The Service: The Memoirs of General Reinhard Gehlen translated by David Irving
The General Was a Spy by Heinz Höhne, by Hermann Zolling, translated by Richard Barry
Gehlen, Spy of the Century by E.H. Cookridge
Project for a Revolution in New York by Alain Robbe-Grillet, translated by Richard Howard
Catch the Falling Flag by Richard J. Whalen
National Security Study Memorandum No. 1: The Situation in Vietnam
Playing and Reality by D.W. Winnicott
Therapeutic Consultations in Child Psychiatry by D.W. Winnicott
André Breton: Magus of Surrealism by Anna Balakian
The Complete Works of Marcel Duchamp by Arturo Schwarz
Los Angeles: The Architecture of Four Ecologies by Reyner Banham
Provisional Conclusions by Eugenio Montale, translated by Edith Farnsworth
Xenia by Eugenio Montale, translated by G. Singh
The Butterfly of Dinard by Eugenio Montale, translated by G. Singh
Doctor Brodie’s Report by Jorge Luis Borges, translated by Norman Thomas di Giovanni
Selected Poems 1923-1967 by Jorge Luis Borges, edited by Norman Thomas di Giovanni. a bilingual edition
“Peinture Romantique Anglaise” Petit Palais (Paris) Winter/Spring, 1972
Neal Ascherson is the author of The Struggles for Poland, The Black Sea, and Stone Voices: The Search for Scotland. He is an Honorary Professor at the Institute of Archaeology, University College London.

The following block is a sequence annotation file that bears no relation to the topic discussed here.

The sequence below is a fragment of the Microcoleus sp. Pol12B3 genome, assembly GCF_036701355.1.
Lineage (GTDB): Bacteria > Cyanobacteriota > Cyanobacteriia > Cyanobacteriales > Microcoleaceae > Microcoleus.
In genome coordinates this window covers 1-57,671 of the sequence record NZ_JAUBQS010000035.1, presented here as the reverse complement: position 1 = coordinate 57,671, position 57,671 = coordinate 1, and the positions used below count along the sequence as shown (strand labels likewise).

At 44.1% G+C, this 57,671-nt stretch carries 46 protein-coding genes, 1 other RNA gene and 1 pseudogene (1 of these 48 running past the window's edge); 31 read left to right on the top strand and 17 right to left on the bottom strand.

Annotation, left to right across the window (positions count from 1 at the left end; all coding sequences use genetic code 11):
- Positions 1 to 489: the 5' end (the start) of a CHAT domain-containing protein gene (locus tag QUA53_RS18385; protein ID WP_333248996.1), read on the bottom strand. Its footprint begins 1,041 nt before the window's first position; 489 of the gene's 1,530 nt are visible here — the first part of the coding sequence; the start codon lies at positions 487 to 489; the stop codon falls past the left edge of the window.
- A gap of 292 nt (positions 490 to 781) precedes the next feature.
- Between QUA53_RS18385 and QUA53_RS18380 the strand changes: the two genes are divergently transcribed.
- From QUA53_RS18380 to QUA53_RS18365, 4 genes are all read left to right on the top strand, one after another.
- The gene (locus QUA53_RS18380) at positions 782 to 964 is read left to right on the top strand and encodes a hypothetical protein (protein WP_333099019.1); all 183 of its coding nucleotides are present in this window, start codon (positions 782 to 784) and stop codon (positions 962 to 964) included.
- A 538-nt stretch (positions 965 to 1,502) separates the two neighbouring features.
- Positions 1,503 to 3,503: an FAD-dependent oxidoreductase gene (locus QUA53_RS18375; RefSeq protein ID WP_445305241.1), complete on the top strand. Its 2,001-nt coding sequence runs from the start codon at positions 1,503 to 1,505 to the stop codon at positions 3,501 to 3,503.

Francis Haskell (1928-2000) was an English art historian. His works include Patrons and Painters: Art and Society in Baroque Italyand History and its Images: Art and the Interpretation of the Past. Haskell taught at Oxford.
Charles Rycroft (1914–1998) was a British psychoanalyst and writer. His books include A Critical Dictionary of Psychoanalysis, Anxiety and Neurosis, The Innocence of Dreams, and Psychoanalysis and Beyond.
Roger Shattuck (1923–2005) was an American writer and scholar of French culture. He taught at Harvard, the University of Texas at Austin, the University of Virginia, and Boston University, where he was named University Professor. His books includeForbidden Knowledge: From Prometheus to Pornography.
Stephen Spender (1909–1995) was an English poet and essayist. As a young man, he became friends with W.H. Auden, Louis MacNeice, Cecil Day-Lewis, and Christopher Isherwood, a loose collection often referred to as “the Auden Group” or “MacSpaunday.” He published many collections of poems, including The Still Centre and Ruins and Visions, and numerous volumes of nonfiction and other works, including Learning Laughterand Love-Hate Relations.
I.F. Stone (1907–1989) was an American journalist and publisher whose self-published newsletter, I.F. Stone’s Weekly, challenged the conservatism of American journalism in the midcentury. A Noncomformist History of Our Times (1989) is a six-volume anthology of Stone’s writings.
John Weightman (1915–2004) was a critic and literary scholar. After working as a translator and announcer for the BBC French service, Weightman turned to the study of French literature. He taught at King’s College London and the University of London. His books include The Concept of the Avant-Gardeand The Cat Sat on the Mat: Language and the Absurd.